U.S. Energy Secretary Steven Chu has announced seven offshore wind awards for projects in Maine, New Jersey, Ohio, Oregon, Texas and Virginia. As part of the Energy Department’s broader efforts to launch an offshore wind industry in the United States, these engineering, design and deployment projects will support innovative offshore installations in state and federal waters for commercial operation by 2017.

Offshore wind represents a large, untapped energy resource for the United States – offering over 4,000 GW of clean, domestic electricity potential, four times the nation’s current total generation capacity. According to a new report commissioned by the Energy Department, a U.S. offshore wind industry that takes advantage of this abundant domestic resource could support up to 200,000 manufacturing, construction, operation and supply chain jobs across the country and drive over $70 billion in annual investments by 2030. Offshore wind represents an economic and energy opportunity that could mirror the success of land-based wind development.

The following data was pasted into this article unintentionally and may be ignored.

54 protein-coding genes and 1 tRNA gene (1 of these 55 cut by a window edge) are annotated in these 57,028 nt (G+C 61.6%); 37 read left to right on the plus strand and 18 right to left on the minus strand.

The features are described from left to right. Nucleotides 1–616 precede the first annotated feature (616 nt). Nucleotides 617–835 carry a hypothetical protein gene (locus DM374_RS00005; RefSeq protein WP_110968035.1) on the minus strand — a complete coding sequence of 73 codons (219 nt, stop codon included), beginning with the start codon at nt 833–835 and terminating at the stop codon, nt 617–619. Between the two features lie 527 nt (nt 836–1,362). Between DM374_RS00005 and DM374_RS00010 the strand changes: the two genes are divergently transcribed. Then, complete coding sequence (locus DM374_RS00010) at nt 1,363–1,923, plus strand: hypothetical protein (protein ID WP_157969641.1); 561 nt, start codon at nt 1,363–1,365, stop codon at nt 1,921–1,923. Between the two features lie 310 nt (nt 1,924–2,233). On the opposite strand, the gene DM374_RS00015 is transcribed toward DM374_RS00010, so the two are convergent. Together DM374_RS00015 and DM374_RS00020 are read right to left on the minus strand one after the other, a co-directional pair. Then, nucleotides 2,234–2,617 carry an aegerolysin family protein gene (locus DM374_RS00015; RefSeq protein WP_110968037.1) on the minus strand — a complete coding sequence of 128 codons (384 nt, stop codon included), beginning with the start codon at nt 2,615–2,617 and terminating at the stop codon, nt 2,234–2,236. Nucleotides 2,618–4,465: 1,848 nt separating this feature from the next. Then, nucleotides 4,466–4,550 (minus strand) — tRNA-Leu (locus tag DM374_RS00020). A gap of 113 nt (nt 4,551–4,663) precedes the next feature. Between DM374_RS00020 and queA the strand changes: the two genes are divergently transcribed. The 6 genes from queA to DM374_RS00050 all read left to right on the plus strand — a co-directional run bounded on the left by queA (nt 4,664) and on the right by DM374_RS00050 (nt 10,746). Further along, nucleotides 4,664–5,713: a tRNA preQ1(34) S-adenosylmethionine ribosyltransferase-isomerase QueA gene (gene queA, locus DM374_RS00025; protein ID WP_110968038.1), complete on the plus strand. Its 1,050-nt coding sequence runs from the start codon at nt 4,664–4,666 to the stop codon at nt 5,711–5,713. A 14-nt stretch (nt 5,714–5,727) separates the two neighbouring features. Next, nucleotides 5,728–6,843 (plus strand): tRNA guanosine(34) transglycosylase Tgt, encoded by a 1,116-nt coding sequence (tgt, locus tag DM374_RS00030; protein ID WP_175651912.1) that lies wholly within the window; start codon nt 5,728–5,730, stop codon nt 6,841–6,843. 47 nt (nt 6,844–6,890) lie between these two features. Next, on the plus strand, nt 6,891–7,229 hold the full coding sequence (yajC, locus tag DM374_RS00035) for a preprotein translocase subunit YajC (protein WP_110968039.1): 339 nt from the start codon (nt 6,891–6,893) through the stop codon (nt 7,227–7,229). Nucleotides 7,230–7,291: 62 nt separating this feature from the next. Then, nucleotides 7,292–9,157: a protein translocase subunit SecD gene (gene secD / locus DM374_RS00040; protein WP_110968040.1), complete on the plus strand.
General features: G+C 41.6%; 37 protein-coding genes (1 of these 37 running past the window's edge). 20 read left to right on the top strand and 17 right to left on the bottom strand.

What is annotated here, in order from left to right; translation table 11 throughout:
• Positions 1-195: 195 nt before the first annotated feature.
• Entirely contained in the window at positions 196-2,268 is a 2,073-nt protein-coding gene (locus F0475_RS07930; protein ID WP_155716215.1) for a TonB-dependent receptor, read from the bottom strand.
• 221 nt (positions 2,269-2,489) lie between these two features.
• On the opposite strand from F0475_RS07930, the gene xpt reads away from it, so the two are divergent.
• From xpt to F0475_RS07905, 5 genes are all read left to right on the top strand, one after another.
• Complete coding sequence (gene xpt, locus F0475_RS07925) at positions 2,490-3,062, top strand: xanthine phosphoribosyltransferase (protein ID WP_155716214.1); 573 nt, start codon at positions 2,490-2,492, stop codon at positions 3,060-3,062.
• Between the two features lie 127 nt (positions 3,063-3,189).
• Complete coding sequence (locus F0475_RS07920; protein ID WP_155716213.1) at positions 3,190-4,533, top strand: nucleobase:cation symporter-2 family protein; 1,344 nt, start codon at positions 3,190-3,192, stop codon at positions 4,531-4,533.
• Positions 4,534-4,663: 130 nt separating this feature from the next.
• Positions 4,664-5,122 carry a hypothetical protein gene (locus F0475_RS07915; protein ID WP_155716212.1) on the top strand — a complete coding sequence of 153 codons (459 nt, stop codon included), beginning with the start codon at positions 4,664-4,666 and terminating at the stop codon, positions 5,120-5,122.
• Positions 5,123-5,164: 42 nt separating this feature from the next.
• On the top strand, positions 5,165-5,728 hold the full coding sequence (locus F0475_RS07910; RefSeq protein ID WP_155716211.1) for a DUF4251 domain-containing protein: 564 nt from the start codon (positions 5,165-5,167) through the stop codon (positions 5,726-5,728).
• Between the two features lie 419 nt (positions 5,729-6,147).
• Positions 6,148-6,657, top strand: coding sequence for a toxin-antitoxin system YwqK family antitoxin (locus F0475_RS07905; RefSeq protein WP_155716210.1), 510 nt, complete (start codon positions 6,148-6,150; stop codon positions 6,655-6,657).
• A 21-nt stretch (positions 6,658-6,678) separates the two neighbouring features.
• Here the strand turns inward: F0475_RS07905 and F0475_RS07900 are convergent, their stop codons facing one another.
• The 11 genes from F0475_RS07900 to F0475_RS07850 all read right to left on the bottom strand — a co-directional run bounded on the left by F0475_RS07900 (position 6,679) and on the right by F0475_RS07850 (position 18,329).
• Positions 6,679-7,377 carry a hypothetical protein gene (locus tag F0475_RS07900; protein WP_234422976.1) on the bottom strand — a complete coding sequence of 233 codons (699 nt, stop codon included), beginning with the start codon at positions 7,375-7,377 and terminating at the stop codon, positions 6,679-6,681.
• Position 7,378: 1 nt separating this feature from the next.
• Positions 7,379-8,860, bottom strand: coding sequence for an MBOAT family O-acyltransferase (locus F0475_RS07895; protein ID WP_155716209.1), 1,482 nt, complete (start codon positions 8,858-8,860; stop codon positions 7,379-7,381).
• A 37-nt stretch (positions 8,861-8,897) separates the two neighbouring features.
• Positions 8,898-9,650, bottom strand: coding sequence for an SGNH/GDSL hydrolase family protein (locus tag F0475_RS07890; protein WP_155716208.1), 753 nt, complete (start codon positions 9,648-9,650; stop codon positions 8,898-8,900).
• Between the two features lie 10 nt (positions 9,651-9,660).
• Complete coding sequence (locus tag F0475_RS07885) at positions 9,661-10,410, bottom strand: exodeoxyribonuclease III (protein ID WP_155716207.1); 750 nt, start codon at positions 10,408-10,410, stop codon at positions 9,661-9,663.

Last year, land-based wind power represented 32 percent of all new electric capacity additions in the U.S., accounting for $14 billion in new investment. Nearly 70% of the equipment installed at those U.S. wind farms – including wind turbines and components like towers, blades, gears and generators – is now from domestic manufacturers, doubling from 35 percent in 2005. The Production Tax Credit (PTC), which is set to expire at the end of this year, has been a major driver of this tremendous expansion according to the Energy Department.